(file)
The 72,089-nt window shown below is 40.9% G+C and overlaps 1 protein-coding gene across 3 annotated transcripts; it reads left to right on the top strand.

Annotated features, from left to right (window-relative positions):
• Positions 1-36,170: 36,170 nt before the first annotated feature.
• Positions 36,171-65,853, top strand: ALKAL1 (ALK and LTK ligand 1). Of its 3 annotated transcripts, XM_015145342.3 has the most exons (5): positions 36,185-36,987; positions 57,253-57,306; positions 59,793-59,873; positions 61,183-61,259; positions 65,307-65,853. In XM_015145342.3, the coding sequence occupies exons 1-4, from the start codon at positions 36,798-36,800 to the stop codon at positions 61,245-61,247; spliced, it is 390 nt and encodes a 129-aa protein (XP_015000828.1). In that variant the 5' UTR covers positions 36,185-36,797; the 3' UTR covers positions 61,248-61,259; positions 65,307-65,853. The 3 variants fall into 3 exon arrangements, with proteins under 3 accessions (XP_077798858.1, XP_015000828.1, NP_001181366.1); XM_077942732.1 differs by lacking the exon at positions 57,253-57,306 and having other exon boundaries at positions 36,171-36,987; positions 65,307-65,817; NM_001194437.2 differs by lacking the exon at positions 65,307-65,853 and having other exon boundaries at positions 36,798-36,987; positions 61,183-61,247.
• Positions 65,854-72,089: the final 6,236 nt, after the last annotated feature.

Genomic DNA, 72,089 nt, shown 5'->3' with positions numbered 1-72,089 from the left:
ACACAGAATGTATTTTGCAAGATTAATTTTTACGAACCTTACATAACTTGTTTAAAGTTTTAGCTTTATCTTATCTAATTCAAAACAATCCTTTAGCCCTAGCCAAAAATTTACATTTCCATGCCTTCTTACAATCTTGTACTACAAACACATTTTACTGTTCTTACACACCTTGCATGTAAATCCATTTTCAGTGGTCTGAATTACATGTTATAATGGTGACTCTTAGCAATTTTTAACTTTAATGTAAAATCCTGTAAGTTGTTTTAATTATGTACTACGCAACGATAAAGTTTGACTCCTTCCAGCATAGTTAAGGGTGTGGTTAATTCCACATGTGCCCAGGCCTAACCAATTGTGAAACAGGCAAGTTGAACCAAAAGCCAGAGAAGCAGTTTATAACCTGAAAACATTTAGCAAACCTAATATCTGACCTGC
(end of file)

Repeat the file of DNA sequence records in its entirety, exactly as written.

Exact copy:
The 72,089-nt window shown below is 40.9% G+C and overlaps 1 protein-coding gene across 3 annotated transcripts; it reads left to right on the top strand.

Annotated features, from left to right (window-relative positions):
• Positions 1-36,170: 36,170 nt before the first annotated feature.
• Positions 36,171-65,853, top strand: ALKAL1 (ALK and LTK ligand 1). Of its 3 annotated transcripts, XM_015145342.3 has the most exons (5): positions 36,185-36,987; positions 57,253-57,306; positions 59,793-59,873; positions 61,183-61,259; positions 65,307-65,853. In XM_015145342.3, the coding sequence occupies exons 1-4, from the start codon at positions 36,798-36,800 to the stop codon at positions 61,245-61,247; spliced, it is 390 nt and encodes a 129-aa protein (XP_015000828.1). In that variant the 5' UTR covers positions 36,185-36,797; the 3' UTR covers positions 61,248-61,259; positions 65,307-65,853. The 3 variants fall into 3 exon arrangements, with proteins under 3 accessions (XP_077798858.1, XP_015000828.1, NP_001181366.1); XM_077942732.1 differs by lacking the exon at positions 57,253-57,306 and having other exon boundaries at positions 36,171-36,987; positions 65,307-65,817; NM_001194437.2 differs by lacking the exon at positions 65,307-65,853 and having other exon boundaries at positions 36,798-36,987; positions 61,183-61,247.
• Positions 65,854-72,089: the final 6,236 nt, after the last annotated feature.

Genomic DNA, 72,089 nt, shown 5'->3' with positions numbered 1-72,089 from the left:
ACACAGAATGTATTTTGCAAGATTAATTTTTACGAACCTTACATAACTTGTTTAAAGTTTTAGCTTTATCTTATCTAATTCAAAACAATCCTTTAGCCCTAGCCAAAAATTTACATTTCCATGCCTTCTTACAATCTTGTACTACAAACACATTTTACTGTTCTTACACACCTTGCATGTAAATCCATTTTCAGTGGTCTGAATTACATGTTATAATGGTGACTCTTAGCAATTTTTAACTTTAATGTAAAATCCTGTAAGTTGTTTTAATTATGTACTACGCAACGATAAAGTTTGACTCCTTCCAGCATAGTTAAGGGTGTGGTTAATTCCACATGTGCCCAGGCCTAACCAATTGTGAAACAGGCAAGTTGAACCAAAAGCCAGAGAAGCAGTTTATAACCTGAAAACATTTAGCAAACCTAATATCTGACCTGC